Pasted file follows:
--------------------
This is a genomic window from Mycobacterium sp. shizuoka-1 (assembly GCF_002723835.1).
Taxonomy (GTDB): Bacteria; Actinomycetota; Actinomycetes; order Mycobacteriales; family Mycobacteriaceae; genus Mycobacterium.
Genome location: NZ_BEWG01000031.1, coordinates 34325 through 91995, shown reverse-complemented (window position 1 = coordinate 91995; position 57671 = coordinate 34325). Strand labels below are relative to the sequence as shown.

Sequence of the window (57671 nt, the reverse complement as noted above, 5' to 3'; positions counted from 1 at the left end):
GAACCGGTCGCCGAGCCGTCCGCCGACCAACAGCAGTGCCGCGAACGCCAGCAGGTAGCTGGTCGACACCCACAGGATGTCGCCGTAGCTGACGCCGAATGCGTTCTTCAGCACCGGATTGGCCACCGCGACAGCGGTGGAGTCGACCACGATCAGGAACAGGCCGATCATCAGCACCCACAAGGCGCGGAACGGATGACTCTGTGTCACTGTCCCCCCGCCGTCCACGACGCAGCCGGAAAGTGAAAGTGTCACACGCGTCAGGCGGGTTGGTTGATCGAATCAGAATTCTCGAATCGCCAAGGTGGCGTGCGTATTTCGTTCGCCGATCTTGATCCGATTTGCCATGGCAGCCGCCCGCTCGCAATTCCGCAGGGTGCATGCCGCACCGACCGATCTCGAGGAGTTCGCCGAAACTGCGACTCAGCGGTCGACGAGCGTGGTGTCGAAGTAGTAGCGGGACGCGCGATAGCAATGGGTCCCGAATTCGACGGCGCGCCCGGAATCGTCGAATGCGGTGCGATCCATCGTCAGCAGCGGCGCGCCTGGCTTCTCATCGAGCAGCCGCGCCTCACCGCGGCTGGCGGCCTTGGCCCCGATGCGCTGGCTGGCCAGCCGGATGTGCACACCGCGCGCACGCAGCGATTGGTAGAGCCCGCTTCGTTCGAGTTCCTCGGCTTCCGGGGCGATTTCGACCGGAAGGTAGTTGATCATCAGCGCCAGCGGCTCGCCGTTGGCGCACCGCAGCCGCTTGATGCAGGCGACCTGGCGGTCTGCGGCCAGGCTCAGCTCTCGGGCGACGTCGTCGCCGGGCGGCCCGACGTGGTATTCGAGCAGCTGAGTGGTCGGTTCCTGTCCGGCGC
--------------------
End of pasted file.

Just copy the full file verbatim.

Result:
This is a genomic window from Mycobacterium sp. shizuoka-1 (assembly GCF_002723835.1).
Taxonomy (GTDB): Bacteria; Actinomycetota; Actinomycetes; order Mycobacteriales; family Mycobacteriaceae; genus Mycobacterium.
Genome location: NZ_BEWG01000031.1, coordinates 34325 through 91995, shown reverse-complemented (window position 1 = coordinate 91995; position 57671 = coordinate 34325). Strand labels below are relative to the sequence as shown.

Sequence of the window (57671 nt, the reverse complement as noted above, 5' to 3'; positions counted from 1 at the left end):
GAACCGGTCGCCGAGCCGTCCGCCGACCAACAGCAGTGCCGCGAACGCCAGCAGGTAGCTGGTCGACACCCACAGGATGTCGCCGTAGCTGACGCCGAATGCGTTCTTCAGCACCGGATTGGCCACCGCGACAGCGGTGGAGTCGACCACGATCAGGAACAGGCCGATCATCAGCACCCACAAGGCGCGGAACGGATGACTCTGTGTCACTGTCCCCCCGCCGTCCACGACGCAGCCGGAAAGTGAAAGTGTCACACGCGTCAGGCGGGTTGGTTGATCGAATCAGAATTCTCGAATCGCCAAGGTGGCGTGCGTATTTCGTTCGCCGATCTTGATCCGATTTGCCATGGCAGCCGCCCGCTCGCAATTCCGCAGGGTGCATGCCGCACCGACCGATCTCGAGGAGTTCGCCGAAACTGCGACTCAGCGGTCGACGAGCGTGGTGTCGAAGTAGTAGCGGGACGCGCGATAGCAATGGGTCCCGAATTCGACGGCGCGCCCGGAATCGTCGAATGCGGTGCGATCCATCGTCAGCAGCGGCGCGCCTGGCTTCTCATCGAGCAGCCGCGCCTCACCGCGGCTGGCGGCCTTGGCCCCGATGCGCTGGCTGGCCAGCCGGATGTGCACACCGCGCGCACGCAGCGATTGGTAGAGCCCGCTTCGTTCGAGTTCCTCGGCTTCCGGGGCGATTTCGACCGGAAGGTAGTTGATCATCAGCGCCAGCGGCTCGCCGTTGGCGCACCGCAGCCGCTTGATGCAGGCGACCTGGCGGTCTGCGGCCAGGCTCAGCTCTCGGGCGACGTCGTCGCCGGGCGGCCCGACGTGGTATTCGAGCAGCTGAGTGGTCGGTTCCTGTCCGGCGC